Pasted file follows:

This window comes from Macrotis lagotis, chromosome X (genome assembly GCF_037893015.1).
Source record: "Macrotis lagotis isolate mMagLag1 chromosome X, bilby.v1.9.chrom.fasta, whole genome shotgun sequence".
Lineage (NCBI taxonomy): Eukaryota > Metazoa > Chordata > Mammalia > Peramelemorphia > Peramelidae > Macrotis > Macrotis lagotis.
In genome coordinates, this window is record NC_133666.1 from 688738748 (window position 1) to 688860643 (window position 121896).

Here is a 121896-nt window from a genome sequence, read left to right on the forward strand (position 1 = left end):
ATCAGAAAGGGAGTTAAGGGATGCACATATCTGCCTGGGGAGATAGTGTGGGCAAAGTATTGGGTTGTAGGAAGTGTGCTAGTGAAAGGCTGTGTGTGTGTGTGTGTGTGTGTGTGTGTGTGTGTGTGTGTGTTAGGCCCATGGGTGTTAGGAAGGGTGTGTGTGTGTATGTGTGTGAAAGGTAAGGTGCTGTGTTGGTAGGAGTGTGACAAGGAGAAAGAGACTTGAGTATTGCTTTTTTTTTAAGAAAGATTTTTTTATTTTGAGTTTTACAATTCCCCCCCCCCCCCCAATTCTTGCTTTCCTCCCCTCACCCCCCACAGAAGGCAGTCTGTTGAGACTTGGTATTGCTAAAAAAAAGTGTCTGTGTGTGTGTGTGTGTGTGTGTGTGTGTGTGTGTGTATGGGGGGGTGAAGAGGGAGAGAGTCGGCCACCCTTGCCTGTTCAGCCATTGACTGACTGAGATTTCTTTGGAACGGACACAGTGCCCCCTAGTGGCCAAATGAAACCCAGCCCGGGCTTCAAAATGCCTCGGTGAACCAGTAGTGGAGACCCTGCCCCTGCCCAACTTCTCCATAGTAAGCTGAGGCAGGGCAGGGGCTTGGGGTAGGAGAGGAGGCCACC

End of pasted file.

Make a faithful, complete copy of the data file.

This window comes from Macrotis lagotis, chromosome X (genome assembly GCF_037893015.1).
Source record: "Macrotis lagotis isolate mMagLag1 chromosome X, bilby.v1.9.chrom.fasta, whole genome shotgun sequence".
Lineage (NCBI taxonomy): Eukaryota > Metazoa > Chordata > Mammalia > Peramelemorphia > Peramelidae > Macrotis > Macrotis lagotis.
In genome coordinates, this window is record NC_133666.1 from 688738748 (window position 1) to 688860643 (window position 121896).

Here is a 121896-nt window from a genome sequence, read left to right on the forward strand (position 1 = left end):
ATCAGAAAGGGAGTTAAGGGATGCACATATCTGCCTGGGGAGATAGTGTGGGCAAAGTATTGGGTTGTAGGAAGTGTGCTAGTGAAAGGCTGTGTGTGTGTGTGTGTGTGTGTGTGTGTGTGTGTGTGTGTGTTAGGCCCATGGGTGTTAGGAAGGGTGTGTGTGTGTATGTGTGTGAAAGGTAAGGTGCTGTGTTGGTAGGAGTGTGACAAGGAGAAAGAGACTTGAGTATTGCTTTTTTTTTAAGAAAGATTTTTTTATTTTGAGTTTTACAATTCCCCCCCCCCCCCCAATTCTTGCTTTCCTCCCCTCACCCCCCACAGAAGGCAGTCTGTTGAGACTTGGTATTGCTAAAAAAAAGTGTCTGTGTGTGTGTGTGTGTGTGTGTGTGTGTGTGTGTGTATGGGGGGGTGAAGAGGGAGAGAGTCGGCCACCCTTGCCTGTTCAGCCATTGACTGACTGAGATTTCTTTGGAACGGACACAGTGCCCCCTAGTGGCCAAATGAAACCCAGCCCGGGCTTCAAAATGCCTCGGTGAACCAGTAGTGGAGACCCTGCCCCTGCCCAACTTCTCCATAGTAAGCTGAGGCAGGGCAGGGGCTTGGGGTAGGAGAGGAGGCCACC